Congratulations, you survived the arduous interview process and landed a job offer! Your days as a job seeker are over and you’re excited to start a new contracting gig. Now read the fine print, “This offer is contingent upon completion of a successful background check.” What?! Don’t panic- it’s just one more step in the employment screening process before you can begin working. Knowing what to expect and being prepared will help streamline the process and reduce stress.
A pre-employment background check often includes an identity check, criminal records search, verification of employment and education, drug screening, motor vehicle records check, and sometimes a credit report.
Even though The Fair Credit Reporting Act (FCRA) and the Equal Employment Opportunity Commission (EEOC) set national standards to protect the rights and privacy of individuals, you may still have concerns about what information your future employer can discover during the background screening. Here are a few common concerns about the background check process and some tips for how to address them:
- My previous employer has gone out of business.
- Depending on the employer’s requirements, you may be asked to provide up to 10 years of employment history including current contact information, accurate employment dates, reason for termination, and salary. In cases where you consulted, be sure to provide the information for your employer, not the end-client. In cases where your previous employer has gone out of business, you may be asked to provide supporting documentation usually in the form of a W2 or paystub. If you do not have this information, you can reach out to the IRS for a free Wage and Income transcript which details your employers for a given year. Finally, be prepared to explain any gaps in employment greater than 3 months.
TIP: Your resume should be completely truthful and accurate.
- I have something on my criminal record.
- The industry standard for a criminal background check is to search 7 years. If something turns up during the scope of the search the employer makes a decision depending on the violation, the position’s responsibilities and your credentials today. Ultimately it is the employer’s call as long as they follow consistent and fair hiring rules and regulations.
TIP: Be prepared to explain the situation and provide supporting documentation if needed.
- I have a speeding ticket…or two.
- Unless the job actually requires driving, minor infractions should not impact your candidacy.
TIP: If you are really concerned about what may come up, you can order a motor vehicle report directly from your state’s driver’s license agency or a reputable third party company usually for a fee.
- I was late paying my credit card bill.
- Your personal credit history should not play a role in securing a job unless the position requires the handling of financial or sensitive information where your credit worthiness might impact your ability to perform the job duties. In the case where you are applying for such a position, the employer will obtain your consent to run a credit report and will make a decision depending on your credit standing, credit capacity, and credit worthiness. Not all debt is created equal, for example student loans or medical expenses. Employers must consider the nature and severity of what happened, the time elapsed since the accounts were established, and the type of job being sought. Ultimately it is up to the employer to make the hiring decision as long as they follow consistent and fair hiring rules and regulations.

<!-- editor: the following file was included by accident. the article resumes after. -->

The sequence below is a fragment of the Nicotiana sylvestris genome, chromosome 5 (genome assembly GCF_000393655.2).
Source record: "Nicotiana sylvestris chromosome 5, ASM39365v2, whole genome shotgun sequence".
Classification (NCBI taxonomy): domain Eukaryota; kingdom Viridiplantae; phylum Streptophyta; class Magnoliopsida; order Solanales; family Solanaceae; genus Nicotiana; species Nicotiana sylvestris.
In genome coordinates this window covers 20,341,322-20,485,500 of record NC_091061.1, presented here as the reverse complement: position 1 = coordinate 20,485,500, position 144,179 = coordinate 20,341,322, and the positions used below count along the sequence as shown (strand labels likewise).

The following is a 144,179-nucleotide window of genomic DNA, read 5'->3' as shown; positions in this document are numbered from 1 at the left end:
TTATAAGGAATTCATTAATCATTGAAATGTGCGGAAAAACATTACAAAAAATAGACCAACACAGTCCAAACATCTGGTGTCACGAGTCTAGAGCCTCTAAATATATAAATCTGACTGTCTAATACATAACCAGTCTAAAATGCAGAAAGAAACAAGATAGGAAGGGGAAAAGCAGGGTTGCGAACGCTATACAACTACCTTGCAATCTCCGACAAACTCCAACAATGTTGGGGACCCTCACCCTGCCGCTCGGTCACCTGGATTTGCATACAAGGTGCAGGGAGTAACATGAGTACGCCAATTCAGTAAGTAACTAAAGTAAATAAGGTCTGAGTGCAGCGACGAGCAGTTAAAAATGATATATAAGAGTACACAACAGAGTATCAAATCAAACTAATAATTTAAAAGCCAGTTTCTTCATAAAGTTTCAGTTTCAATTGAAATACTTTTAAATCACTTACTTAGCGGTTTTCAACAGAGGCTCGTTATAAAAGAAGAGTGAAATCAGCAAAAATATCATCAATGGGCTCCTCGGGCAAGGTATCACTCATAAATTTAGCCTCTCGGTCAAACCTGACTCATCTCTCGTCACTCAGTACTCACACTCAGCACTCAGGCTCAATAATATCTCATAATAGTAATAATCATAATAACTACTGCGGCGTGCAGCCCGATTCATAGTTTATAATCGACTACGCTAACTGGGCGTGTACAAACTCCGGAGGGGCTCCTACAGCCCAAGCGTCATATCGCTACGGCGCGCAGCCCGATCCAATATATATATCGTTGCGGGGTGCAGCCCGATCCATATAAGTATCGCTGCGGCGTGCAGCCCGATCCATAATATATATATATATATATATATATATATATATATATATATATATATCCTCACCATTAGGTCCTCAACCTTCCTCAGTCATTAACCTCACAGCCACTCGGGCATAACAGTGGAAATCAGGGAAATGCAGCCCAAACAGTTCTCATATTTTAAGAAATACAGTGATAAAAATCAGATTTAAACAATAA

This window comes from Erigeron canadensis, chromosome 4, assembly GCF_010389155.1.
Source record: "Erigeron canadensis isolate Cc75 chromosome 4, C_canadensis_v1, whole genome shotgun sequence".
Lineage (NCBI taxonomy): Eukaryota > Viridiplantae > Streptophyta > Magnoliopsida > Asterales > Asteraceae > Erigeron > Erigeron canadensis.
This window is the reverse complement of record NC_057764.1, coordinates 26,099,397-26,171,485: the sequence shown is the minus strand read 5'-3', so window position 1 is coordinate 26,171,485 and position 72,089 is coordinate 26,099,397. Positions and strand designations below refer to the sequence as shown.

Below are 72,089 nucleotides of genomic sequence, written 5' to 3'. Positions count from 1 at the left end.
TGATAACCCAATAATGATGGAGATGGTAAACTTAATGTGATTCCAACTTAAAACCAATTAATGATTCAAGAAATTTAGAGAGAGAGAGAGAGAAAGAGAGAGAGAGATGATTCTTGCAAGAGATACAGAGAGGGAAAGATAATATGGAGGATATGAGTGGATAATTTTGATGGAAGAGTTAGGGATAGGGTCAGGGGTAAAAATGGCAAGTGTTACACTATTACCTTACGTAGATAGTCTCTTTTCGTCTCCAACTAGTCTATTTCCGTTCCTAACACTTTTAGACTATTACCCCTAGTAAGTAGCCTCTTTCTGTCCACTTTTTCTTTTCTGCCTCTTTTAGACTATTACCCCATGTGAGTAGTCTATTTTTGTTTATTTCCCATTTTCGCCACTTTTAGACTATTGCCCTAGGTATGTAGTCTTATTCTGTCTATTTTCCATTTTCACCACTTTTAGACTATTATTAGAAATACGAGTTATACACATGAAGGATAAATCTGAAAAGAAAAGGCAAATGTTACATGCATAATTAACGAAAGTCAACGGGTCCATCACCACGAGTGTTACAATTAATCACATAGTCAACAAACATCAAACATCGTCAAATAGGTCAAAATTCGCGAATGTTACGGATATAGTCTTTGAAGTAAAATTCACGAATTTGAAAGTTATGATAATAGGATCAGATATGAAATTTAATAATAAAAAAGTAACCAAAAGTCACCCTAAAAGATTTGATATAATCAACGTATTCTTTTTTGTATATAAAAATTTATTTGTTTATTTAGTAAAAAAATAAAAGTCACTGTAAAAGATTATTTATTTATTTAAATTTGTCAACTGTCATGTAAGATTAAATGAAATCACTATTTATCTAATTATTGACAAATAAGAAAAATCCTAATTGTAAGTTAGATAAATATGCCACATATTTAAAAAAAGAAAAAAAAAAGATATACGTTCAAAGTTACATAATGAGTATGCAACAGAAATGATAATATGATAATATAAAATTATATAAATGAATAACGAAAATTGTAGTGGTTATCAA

TIP: This report is not applicable to everyone but in the case it applies to you, truthful explanations go a long way.
- I did not graduate from college.
- If education verification is a requirement, typically employers are looking to verify the highest diploma earned which could be college, high school, or a GED. To facilitate the verification process, it’s extremely helpful to have a copy of your diploma(s) on hand. Reach out to the educational institutions(s) at the outset of your job search for copies if you don’t already have them.
TIP: It’s estimated that up over 40% of resumes can contain false or tweaked information (source). Even if you were only a few credits short of a degree, the background search will illuminate that so don’t exaggerate your credentials.
- I take prescription medication.
- If you’re taking a prescription for medication that may show up in the drug screening, you will be required to provide proof that it’s a legal prescription. This is handled discretely by the Medical Review Officer (MRO) from the drug screening organization. Your employer will not be privy to the specific information, only a pass/fail result will be revealed.
TIP: Have your prescription information handy for when the MRO contacts you.
As a job seeker, it’s in your best interest to be honest and willing to work through the background screening process with your potential employer. Don’t stress out about what results the search may yield; many employers will overlook mistakes but not dishonesty.